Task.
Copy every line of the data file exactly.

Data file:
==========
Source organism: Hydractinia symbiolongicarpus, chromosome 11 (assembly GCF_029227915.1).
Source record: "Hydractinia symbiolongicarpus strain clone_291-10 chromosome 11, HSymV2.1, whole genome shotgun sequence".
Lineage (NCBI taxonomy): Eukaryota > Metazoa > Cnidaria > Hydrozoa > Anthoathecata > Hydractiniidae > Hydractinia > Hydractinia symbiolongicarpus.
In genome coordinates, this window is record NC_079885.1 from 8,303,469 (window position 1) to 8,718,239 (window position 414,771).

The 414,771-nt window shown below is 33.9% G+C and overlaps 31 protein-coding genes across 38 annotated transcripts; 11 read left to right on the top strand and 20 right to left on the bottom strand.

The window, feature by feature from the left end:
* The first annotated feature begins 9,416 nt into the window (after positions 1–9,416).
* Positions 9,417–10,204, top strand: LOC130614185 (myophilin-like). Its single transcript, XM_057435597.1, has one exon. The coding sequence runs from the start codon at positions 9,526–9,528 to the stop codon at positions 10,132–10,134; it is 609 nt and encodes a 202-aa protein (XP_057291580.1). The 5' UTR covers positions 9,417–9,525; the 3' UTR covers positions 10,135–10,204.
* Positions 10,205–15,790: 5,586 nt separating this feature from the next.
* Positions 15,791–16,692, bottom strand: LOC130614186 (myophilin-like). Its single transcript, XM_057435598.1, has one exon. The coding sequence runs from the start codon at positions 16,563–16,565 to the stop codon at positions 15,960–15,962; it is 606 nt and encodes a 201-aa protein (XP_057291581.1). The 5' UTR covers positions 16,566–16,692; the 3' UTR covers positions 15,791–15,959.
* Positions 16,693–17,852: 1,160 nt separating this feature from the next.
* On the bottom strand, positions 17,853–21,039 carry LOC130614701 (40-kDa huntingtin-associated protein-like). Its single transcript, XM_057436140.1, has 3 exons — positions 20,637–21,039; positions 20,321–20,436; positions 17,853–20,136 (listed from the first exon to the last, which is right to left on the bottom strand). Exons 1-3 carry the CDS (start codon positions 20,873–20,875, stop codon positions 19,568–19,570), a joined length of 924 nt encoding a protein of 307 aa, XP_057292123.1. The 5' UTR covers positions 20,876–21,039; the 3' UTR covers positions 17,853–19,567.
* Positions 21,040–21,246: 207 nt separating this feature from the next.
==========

Source organism: Hydractinia symbiolongicarpus, chromosome 11 (assembly GCF_029227915.1).
Source record: "Hydractinia symbiolongicarpus strain clone_291-10 chromosome 11, HSymV2.1, whole genome shotgun sequence".
Lineage (NCBI taxonomy): Eukaryota > Metazoa > Cnidaria > Hydrozoa > Anthoathecata > Hydractiniidae > Hydractinia > Hydractinia symbiolongicarpus.
In genome coordinates, this window is record NC_079885.1 from 8,303,469 (window position 1) to 8,718,239 (window position 414,771).

The 414,771-nt window shown below is 33.9% G+C and overlaps 31 protein-coding genes across 38 annotated transcripts; 11 read left to right on the top strand and 20 right to left on the bottom strand.

The window, feature by feature from the left end:
* The first annotated feature begins 9,416 nt into the window (after positions 1–9,416).
* Positions 9,417–10,204, top strand: LOC130614185 (myophilin-like). Its single transcript, XM_057435597.1, has one exon. The coding sequence runs from the start codon at positions 9,526–9,528 to the stop codon at positions 10,132–10,134; it is 609 nt and encodes a 202-aa protein (XP_057291580.1). The 5' UTR covers positions 9,417–9,525; the 3' UTR covers positions 10,135–10,204.
* Positions 10,205–15,790: 5,586 nt separating this feature from the next.
* Positions 15,791–16,692, bottom strand: LOC130614186 (myophilin-like). Its single transcript, XM_057435598.1, has one exon. The coding sequence runs from the start codon at positions 16,563–16,565 to the stop codon at positions 15,960–15,962; it is 606 nt and encodes a 201-aa protein (XP_057291581.1). The 5' UTR covers positions 16,566–16,692; the 3' UTR covers positions 15,791–15,959.
* Positions 16,693–17,852: 1,160 nt separating this feature from the next.
* On the bottom strand, positions 17,853–21,039 carry LOC130614701 (40-kDa huntingtin-associated protein-like). Its single transcript, XM_057436140.1, has 3 exons — positions 20,637–21,039; positions 20,321–20,436; positions 17,853–20,136 (listed from the first exon to the last, which is right to left on the bottom strand). Exons 1-3 carry the CDS (start codon positions 20,873–20,875, stop codon positions 19,568–19,570), a joined length of 924 nt encoding a protein of 307 aa, XP_057292123.1. The 5' UTR covers positions 20,876–21,039; the 3' UTR covers positions 17,853–19,567.
* Positions 21,040–21,246: 207 nt separating this feature from the next.